Value of Nepal's exports swells due to stronger dollarShipments were worth Rs35.36 billion in the last fiscal year 2020-21, up from Rs27.63 billion in 2019-20.
The value of Nepal's exports in the last fiscal year registered a sharp 27.97 percent year-on-year jump, which traders say was mainly the result of a stronger dollar and higher prices fuelled by a production shortfall in neighbouring India.
Shipments of listed or high-value products reached Rs35.36 billion in the last fiscal year 2020-21 ended mid-July, up from Rs27.63 billion in 2019-20, according to the annual statistics of the Trade and Export Promotion Centre.
Exports of products listed in the Nepal Trade Integration Strategy like large cardamom, pashmina, tea, ginger, textile, yarn, carpet, medicinal herbs and footwear swelled during the last fiscal year.
The share of these listed products in Nepal’s total exports in the last fiscal year stood at 25 percent. Nepal exported goods worth Rs141 billion in the last fiscal year while imports amounted to Rs1.53 trillion, resulting in a staggering trade deficit of Rs1.39 trillion.
Sharad Bikram Rana, former executive director of the centre, said the export quantity of listed products increased slightly. “The key reason for listed products performing well this year amid the Covid-19 pandemic is the appreciation of the US dollar against the Nepali rupee.”
Large cardamom shipments, Nepal's niche product with increasing popularity among premium class consumers in the global market, shot up by 74.7 percent to Rs7 billion in the last fiscal year. Exports totalled Rs4 billion in the previous fiscal year.
Nirmal Bhattarai, immediate past president of the Large Cardamom Entrepreneurs Association of Nepal, said that output of large cardamom, one of the world's most expensive spices, rose by around 30 percent.
“The price is expected to increase further as production of large cardamom in India has declined,” he said.
Large cardamom was sold at Rs550-600 per kg last year. Due to increased demand triggered by a production shortfall, the price reached Rs900 per kg in the last fiscal year, Bhattarai said.
Nepal is the world's largest producer of large cardamom with a 68 percent share of the global market, followed by India (22 percent) and Bhutan (9 percent).
Despite the difficulties caused by Covid-19 in the transport sector, pashmina shipments soared by 44.3 percent to Rs2.54 billion in the last fiscal year. Pashmina exports were valued at Rs1.76 billion in the previous fiscal year.
Dhana Prasad Lamichhane, secretary of the Nepal Pashmina Industries Association, said that the cost of production of making pashmina had increased due to a hike in raw material prices imported from China. “The price hike in finished goods resulted in a higher export value.”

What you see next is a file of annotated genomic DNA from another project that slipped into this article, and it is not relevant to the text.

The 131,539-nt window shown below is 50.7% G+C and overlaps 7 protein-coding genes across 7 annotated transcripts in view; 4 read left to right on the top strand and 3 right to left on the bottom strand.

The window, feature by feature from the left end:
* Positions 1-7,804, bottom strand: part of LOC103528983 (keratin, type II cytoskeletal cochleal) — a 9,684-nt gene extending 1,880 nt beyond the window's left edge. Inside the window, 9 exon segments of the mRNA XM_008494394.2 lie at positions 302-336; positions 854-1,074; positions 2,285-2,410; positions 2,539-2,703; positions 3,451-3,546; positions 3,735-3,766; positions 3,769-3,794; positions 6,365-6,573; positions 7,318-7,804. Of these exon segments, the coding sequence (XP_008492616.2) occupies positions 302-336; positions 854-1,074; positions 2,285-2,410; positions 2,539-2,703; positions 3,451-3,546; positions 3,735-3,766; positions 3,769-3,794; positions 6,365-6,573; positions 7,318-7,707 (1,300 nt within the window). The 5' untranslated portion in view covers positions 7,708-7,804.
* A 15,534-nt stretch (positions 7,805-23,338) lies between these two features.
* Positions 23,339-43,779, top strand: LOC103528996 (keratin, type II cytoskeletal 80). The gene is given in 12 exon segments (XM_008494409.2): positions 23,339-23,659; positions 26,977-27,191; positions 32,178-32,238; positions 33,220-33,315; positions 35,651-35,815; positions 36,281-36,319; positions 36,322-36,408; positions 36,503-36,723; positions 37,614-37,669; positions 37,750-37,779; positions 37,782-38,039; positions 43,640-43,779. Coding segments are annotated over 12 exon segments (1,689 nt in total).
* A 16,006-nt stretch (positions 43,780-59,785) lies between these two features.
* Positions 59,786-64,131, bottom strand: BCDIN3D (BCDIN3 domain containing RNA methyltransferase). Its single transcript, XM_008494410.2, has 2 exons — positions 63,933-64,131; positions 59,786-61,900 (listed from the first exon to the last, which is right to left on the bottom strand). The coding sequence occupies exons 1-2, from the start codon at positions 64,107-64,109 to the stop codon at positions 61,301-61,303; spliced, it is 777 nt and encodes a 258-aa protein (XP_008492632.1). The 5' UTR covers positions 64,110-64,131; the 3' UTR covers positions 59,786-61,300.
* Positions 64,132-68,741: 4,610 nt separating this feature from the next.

He said that global demand for pashmina had declined, and factories were not able to run at full capacity due to the coronavirus.
Pashmina was exported to Germany, the United States, the United Kingdom, France, India, Switzerland and the Netherlands.
Tea exports saw a whopping 36.5 percent rise to Rs3.79 billion in the last fiscal year from Rs2.78 billion in the previous fiscal.
Suresh Kumar Agrawal, president of the Nepal Tea Planters Association, said that the price of CTC (crush, tear, curl) tea which is mainly grown in the Tarai region, fell to around Rs200 per kg from a high of Rs350 in the last fiscal year.
But orthodox tea received good value in the global market, he said.
Nepali tea reaped a bonanza following a drop in output in the key growing countries—India and Sri Lanka—and increased demand in the global market.
Nepal exports most of its tea to India, Germany, Russia, Japan and the Czech Republic.
Textile shipments saw a rise of 14.5 percent to Rs3.29 billion in the last fiscal year from Rs2.87 billion in the previous fiscal year.
Shipment of yarns increased by 17.6 percent to Rs8.52 billion in the last fiscal year, from Rs7.25 billion in the previous fiscal year. Yarns were mostly exported to India and Turkey.
Carpet shipments grew by 17.6 percent to Rs7.24 billion in the last fiscal from Rs6.15 billion in the previous fiscal year. Most of Nepal's carpet exports went to the US, Germany, the UK, Italy, France, China, Belgium, Australia, Canada and Switzerland.
Shipments of medicinal herbs increased by 8.3 percent to Rs1.69 billion from Rs1.56 billion. Ginger exports rose by 2.9 percent to Rs448 million. The export of footwear was Rs795 million in the last fiscal year, from Rs786 million in the previous fiscal year.
According to Rana, it will take time for Nepal's exports to bounce back as the world is still fighting emerging coronavirus variants and prioritising vaccination drives against Covid.
The export of Nepal’s high-value goods is still nominal, and a favourable policy matching the changing global trade context is required, he said.
“It has been three years since the government decided to introduce an ‘export house’ policy targeting micro, small and medium entrepreneurs to promote local products. But nothing has moved ahead,” Rana said.
The centre submitted guidelines for the formulation of policy three years ago to the Ministry of Industry, Commerce and Supplies for final approval.
Under this policy, the centre will build the capacity of micro, small and medium entrepreneurs, and offer a 5 percent cash incentive to encourage the production of exportable goods, Rana said.
“Policy gaps, bureaucratic hindrances, ineffective policy and lack of coordination between government agencies in the implementation of policy and programmes are the major reasons behind the failure to achieve export targets for listed products,” he said.
The government mentions export houses in every budget statement, but the plan has never been implemented, he added.